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writing pojo in database

 
P. Ingle
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Hi,

How do I (rather can I) write a pojo in database as object and retrive it back with all the data intact?

pojo is used for holding user specific info which will be used to cofigure the web app according to the set of selections made initially. It has to be updatable.

Can I just write it to database table (DB2 to be specific - may be as blob) and when I retrive it, I cast it to the original pojo type. I am not planning on creating table to map all the attributes of the pojo.

How will this fly in J2EE environment?

Thanks,
P.Ingle
 
Scott Johnson
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You could serialize the POJO into a byte array and store that in a blob field, but I wouldn't recommend it.

What if you need to query or update the data in the POJO while it's in the database?

I suggest building a set of tables to store the data from the POJO.

An Object-Relational Mapping tool like Hibernate can make storing and retrieving the data in a POJO fairly painless. (Hibernate has a steep learning curve, but it's well worth the trouble.)

I can think of one situation where storing a POJO as a blob might make sense : sharing session data between web app servers. The data is temporary and would virtually never need to be queried or updated. Outside of that situation, I would go with the ORM tool and a set of tables.
 
P. Ingle
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Why is this so frowned upon? Can you point me to any articles that lay out pros and cons of this approach?

Thanks,
P.Ingle
 
Stan James
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Serializing can be version dependent. You might store something, upgrade your JVM and find you can't read it back any more. Many of Sun's classes expressly say this in the Javadoc.

Marshalling to some other format - delimited string, XML, etc - and back would be more robust across minor changes like that. Tools like JAXB would hide all the work from you, but they may also be sensitive to structural change. You might store an object, add a field to the class and find you cannot read it back.

I don't know what is safest ... properties files? Key value pairs in a databse?
 
Ulf Dittmer
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If you have Beans, you could use the java.beans.XMLEncoder and Decoder classes.
 
Scott Johnson
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Storing blobs full of many encoded data fields seems wrong for several reasons.

1. The fields can't be queried or updated using the normal sql tools.
2. Any user of the data has to have your DAO and pojo classes. The data could not be accessed from a non-Java platform.
3. As Stan mentioned, if the class changes you'll be unable to deserialize the object. What happens if your requirements change and you need to add a field? To work around this you'll need be able to detect the object version and use the correct version of the object.
4. You can't use referential integrity to keep the data consistent.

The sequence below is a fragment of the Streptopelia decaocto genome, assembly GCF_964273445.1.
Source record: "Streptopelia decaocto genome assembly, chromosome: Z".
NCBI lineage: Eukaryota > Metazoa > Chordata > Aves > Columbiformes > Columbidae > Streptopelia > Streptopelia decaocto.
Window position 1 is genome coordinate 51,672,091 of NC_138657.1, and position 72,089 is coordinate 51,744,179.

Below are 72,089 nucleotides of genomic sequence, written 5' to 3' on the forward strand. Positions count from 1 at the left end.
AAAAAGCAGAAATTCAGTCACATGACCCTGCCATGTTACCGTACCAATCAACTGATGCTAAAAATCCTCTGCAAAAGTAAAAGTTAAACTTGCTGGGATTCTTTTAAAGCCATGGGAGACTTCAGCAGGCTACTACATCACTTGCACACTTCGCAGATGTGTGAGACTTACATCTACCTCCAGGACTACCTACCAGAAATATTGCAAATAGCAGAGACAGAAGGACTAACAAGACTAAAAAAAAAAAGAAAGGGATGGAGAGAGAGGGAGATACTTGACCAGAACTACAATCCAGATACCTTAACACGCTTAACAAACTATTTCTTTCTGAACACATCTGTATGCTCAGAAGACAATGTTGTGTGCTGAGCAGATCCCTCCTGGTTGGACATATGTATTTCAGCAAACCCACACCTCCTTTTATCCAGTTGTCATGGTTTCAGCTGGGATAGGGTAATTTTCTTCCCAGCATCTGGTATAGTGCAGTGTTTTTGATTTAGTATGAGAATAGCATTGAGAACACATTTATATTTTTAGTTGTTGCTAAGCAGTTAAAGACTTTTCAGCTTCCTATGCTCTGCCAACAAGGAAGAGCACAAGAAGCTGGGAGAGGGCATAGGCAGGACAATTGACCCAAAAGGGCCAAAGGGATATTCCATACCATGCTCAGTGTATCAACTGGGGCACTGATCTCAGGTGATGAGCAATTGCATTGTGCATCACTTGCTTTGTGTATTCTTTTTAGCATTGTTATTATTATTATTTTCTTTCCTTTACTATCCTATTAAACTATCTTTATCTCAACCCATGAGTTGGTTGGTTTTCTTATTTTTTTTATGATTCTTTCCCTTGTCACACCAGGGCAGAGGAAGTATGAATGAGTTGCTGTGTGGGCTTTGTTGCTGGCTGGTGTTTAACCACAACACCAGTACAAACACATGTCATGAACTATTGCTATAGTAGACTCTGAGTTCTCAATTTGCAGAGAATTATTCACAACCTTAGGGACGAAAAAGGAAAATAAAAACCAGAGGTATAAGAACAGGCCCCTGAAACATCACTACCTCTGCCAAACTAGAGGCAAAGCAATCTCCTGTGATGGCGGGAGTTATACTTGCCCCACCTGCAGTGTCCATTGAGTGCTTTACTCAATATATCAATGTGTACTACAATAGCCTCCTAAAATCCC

5. You can't join two serialized POJOs in a query.
6. Serialized data fields can't be indexed.

For example, suppose you needed to delete all objects where expired = true. If the expired field is serialized and stored in a blob, you'll need to deserialize every object, check the expired field, and deleted it if necessary. This is a simple delete if the data is stored in a column.

Every application has different requirements so serialization could be acceptable for your situation.

What kind of data are you trying to store? For how long will it be stored? Will it need to be updated or queried? What advantages do you see by using serialization vs storing fields into a table schema?

Regards,
Scott
 
P. Ingle
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Originally posted by Scott Johnson:
.......
Every application has different requirements so serialization could be acceptable for your situation.

What kind of data are you trying to store? For how long will it be stored? Will it need to be updated or queried? What advantages do you see by using serialization vs storing fields into a table schema?

Regards,
Scott


The data I want to store represents configuration of a web tool - instead of storing this data into properties file, I am thinking of putting it in database - to make it better managed. There are going to be few default configs which user should be able to pull out, use and may be upgrade. It will be used as a whole - will never be queried on a single item within the pojo. Table will have id, owner (meaning which user can use it), date_modified and the blob field to hold serialized pojo. It will be stored for a long time - if not for ever.

Serialization will make it less schema dependent - having said that, it will make it pojo design dependent according to your comments. Each time the pojo changes, there will have to be a some kind of seperate process to translate this old data into new object and store it back.

Still the issue of JVM remains - which bothers me the most.

Thanks for you comments.
 
I agree. Here's the link: http://aspose.com/file-tools
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